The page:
With the 2022 NFL Draft in the books and Free Agency mostly wrapped up, it’s time to turn our attention to the upcoming season. Throughout the off-season, I’ll be looking at some position groups that featured new additions and could have a new look come September. Today I’m back looking at the receiver group for the Titans. It’s a group that’s nearly completely flipped, which could be a good or bad thing for last year’s top seed in the AFC.
The 2021 Tennessee Titans
The Titans had an incredible 2021 season. The team battled massive injuries, including to star running back Derrick Henry. And yet, the team managed to finish 12-5 and earn the No. 1 seed in the AFC Playoffs. While the Titans’ playoff run ended in the Divisional Round, it was still a successful season. All that came despite the struggles of the receiver room.
Prior to the season, the Titans seemed to have made big moves. The team returned third-year standout A.J. Brown to lead the receivers, made a move to snag Julio Jones, and signed former Rams receiver Josh Reynolds. All that seemed promising. And yet, the Titans never really saw it come together on the field.
Reynolds lasted five games and caught ten passes for 90 yards on 13 targets. He finished the season with the Detroit Lions. Jones finished the season as a Titan, but his impact wasn’t felt on the field. He appeared in 10 games, catching 31 passes for 434 yards and a touchdown on just 48 targets. Brown, meanwhile, also missed time with injury. He played in 13 games, catching 63 passes for 869 yards and five touchdowns on 105 targets. It was the lowest yardage and TD numbers of his career and his least efficient season.
While the big names struggled, the Titans patched their receiving room together with young players who stepped up. Nick Westbrook-Ihkine caught 38 passes for 476 yards and four touchdowns on 57 targets, second-most on the team. Chester Rogers, meanwhile, caught 30 passes for 301 yards and a touchdown on 43 targets.
The Rookie and the Vet
It seemed clear the Titans would address the receiver situation this off-season. Jones is now a free agent who isn’t expected to return. On the first night of the draft, the Titans made a big splash by trading away Brown to the Eagles, who gave him a lucrative new contract. Immediately after, the Titans used the First-Round pick acquired in the Brown trade to draft Arkansas receiver Treylon Burks, who had drawn comparisons to Brown in the pre-draft process.
Burks is 6’3”, 225 pounds, and figures to be a premier weapon in the Titans’ offense. He caught 146 passes for 2,399 yards and 18 touchdowns in three years with the Razorbacks. In 2021, he caught 66 passes for 1,104 yards and 11 touchdowns. He was viewed as a top receiver and a receiver-rich draft and gives the Titans another weapon. But he’s not the only weapon.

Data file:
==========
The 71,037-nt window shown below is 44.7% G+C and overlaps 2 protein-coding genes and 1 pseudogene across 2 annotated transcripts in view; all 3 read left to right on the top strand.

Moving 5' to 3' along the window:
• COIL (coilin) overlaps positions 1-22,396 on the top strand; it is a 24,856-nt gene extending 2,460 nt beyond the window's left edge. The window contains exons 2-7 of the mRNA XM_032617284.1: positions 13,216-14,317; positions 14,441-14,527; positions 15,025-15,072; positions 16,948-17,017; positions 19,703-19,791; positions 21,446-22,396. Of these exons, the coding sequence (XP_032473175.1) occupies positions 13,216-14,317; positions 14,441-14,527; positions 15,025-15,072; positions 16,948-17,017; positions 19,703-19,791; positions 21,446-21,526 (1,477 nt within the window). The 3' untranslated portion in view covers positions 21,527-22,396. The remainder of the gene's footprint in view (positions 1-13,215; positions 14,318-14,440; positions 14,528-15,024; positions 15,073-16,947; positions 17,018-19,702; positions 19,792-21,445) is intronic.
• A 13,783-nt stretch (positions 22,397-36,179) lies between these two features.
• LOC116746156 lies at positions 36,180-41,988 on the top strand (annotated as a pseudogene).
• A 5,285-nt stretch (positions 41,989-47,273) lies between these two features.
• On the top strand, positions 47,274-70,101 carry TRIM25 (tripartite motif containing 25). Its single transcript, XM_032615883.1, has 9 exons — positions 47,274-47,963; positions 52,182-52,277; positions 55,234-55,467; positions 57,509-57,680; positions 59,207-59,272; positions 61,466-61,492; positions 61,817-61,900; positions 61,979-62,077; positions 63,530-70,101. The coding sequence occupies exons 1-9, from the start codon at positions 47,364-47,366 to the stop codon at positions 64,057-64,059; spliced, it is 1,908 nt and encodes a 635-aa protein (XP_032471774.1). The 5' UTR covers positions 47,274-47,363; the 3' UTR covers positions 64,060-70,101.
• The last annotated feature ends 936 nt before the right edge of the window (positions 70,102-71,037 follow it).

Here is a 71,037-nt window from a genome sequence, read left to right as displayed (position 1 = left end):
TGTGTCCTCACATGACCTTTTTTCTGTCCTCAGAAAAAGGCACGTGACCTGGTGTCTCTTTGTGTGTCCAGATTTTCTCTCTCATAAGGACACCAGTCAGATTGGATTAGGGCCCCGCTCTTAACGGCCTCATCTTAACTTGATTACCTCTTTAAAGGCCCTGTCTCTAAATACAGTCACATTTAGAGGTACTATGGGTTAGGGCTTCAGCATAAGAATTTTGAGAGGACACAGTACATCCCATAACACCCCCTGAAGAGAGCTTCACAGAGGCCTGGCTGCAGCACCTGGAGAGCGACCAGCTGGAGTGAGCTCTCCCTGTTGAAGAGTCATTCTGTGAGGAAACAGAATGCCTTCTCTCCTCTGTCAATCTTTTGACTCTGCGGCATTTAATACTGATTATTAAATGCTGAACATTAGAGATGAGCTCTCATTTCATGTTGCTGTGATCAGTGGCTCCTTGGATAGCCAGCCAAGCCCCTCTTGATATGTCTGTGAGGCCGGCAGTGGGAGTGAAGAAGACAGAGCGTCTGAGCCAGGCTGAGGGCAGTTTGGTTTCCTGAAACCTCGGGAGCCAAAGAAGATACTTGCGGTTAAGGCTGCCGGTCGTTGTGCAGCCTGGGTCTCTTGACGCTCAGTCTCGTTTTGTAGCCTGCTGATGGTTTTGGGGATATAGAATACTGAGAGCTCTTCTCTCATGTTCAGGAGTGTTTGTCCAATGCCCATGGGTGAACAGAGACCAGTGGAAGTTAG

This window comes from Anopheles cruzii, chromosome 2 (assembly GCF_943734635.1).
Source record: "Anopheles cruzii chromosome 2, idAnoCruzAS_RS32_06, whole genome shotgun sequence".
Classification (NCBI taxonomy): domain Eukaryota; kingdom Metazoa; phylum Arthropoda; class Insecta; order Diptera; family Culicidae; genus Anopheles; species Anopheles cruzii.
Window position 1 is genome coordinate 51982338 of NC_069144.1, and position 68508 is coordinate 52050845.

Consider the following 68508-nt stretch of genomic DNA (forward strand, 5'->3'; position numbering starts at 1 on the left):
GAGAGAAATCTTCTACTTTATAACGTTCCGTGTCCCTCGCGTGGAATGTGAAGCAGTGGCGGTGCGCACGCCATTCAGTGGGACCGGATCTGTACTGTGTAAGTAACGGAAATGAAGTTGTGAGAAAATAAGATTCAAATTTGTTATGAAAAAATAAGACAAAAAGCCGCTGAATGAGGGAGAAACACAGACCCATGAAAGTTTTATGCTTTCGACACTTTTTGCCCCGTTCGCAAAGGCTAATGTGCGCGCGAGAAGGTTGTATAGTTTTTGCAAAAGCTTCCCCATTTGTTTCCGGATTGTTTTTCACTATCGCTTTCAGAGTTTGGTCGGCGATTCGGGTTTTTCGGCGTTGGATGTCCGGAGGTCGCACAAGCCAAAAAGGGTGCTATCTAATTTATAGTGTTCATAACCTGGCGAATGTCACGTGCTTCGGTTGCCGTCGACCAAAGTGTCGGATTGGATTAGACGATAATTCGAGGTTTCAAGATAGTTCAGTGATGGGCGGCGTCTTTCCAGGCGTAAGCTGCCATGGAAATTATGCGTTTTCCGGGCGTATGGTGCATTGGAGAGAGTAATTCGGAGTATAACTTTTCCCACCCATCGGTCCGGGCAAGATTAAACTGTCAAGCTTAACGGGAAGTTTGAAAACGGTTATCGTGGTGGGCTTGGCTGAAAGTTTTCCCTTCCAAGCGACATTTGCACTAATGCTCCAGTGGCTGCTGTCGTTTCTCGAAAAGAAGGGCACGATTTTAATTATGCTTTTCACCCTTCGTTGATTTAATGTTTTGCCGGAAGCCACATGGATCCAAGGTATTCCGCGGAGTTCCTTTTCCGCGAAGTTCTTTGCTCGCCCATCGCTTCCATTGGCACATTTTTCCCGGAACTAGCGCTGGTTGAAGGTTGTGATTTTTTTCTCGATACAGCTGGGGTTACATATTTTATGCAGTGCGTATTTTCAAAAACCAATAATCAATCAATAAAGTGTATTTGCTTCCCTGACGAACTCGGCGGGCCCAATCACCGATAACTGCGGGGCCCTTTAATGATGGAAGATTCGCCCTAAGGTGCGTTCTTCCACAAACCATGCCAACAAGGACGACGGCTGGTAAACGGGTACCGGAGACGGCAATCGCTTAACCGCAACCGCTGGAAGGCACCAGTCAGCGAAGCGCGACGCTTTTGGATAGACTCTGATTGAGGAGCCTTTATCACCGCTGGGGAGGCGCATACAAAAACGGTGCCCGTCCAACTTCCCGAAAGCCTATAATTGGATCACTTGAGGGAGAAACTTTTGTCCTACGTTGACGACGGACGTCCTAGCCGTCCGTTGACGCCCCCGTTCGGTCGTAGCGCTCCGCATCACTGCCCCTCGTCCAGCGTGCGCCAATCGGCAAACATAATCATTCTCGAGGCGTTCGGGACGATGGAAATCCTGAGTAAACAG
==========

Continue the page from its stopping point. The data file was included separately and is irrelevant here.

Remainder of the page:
Before the draft, the Titans had already worked to re-build the receiver room by acquiring former Rams receiver Robert Woods. Woods tore his ACL in November, just before the Rams made a Super Bowl title run. After the Rams signed Allen Robinson this off-season, they traded Woods to the Titans for a Sixth-Round draft pick in March.
Woods was initially drafted by the Buffalo Bills in 2013. While he showed flashes in the low-volume pass offense of the Bills, he exploded after coming to the Rams in 2017. He caught 367 passes for 4,626 yards and 23 touchdowns in four and a half seasons with the Rams. Combined with Burks, Woods gives the Titans a solid pair of new receiving options for veteran Ryan Tannehill or rookie Malik Willis.
The 2022 Tennessee Titans
Burks and Woods figure to be the leading options for the Titans’ receiving corps. Beyond them, the team returns Westbrook-Ikhine, who was a solid contributor in 2021, and second-year receiver Dez Fitzpatrick. Woods is the most experienced receiver, with most of the options on the roster young players that haven’t had much experience.
That leaves the Titans’ receiving corps with plenty of questions. Woods is recovering from a torn ACL. He seems to be making good progress, but the injury occurred later in the season—in mid-November. Woods is bullish; he’ll be ready by camp but shared the Titans are taking a more cautious approach. Given the current depth chart, that approach makes some sense. Beyond Woods, it’s a lot of young players learning the game and the position—and that includes Burks. He has good talent, but his road to development will likely be more difficult if Woods can’t line up opposite him.
The Titans have a thin receiving corps with several unknowns. The team also moved to grab a veteran pass-catching tight end in Austin Hooper, which should relieve some pressure on the receivers. It’s also not been a high-volume offense when it comes to passing, something that doesn’t figure to change. In 2019, when Tannehill took over from Marcus Mariota, the Titans finished 21 in passing yards. In 2020, the team was 23, and in 2021, the Titans were 24.
I suspect that Woods will be good to go by the start of the season, and he and Hooper will be primary targets. The Titans completed 359 passes in 2021, and I suspect that Tannehill will start throughout the season, and the passing game remains relatively flat. In the end, Woods will likely lead the Titans with around 90 targets, with around 70 for Burks, 70 for Hooper, and 50 for Westbrook-Ikhine.
In terms of fantasy, I think Woods will push for WR2 numbers at the season’s end, with Hooper a decent option at TE and Burks in the WR3 range for his rookie year.
Matthew Fox is a member of the FSWA. He’s a die-hard NFL Fan and Broncos’ Homer. You can find more from him on Twitter @knighthawk7734 or as co-host of the Fantasy Football Roundtable Podcast, a part of the Campus2Canton Network.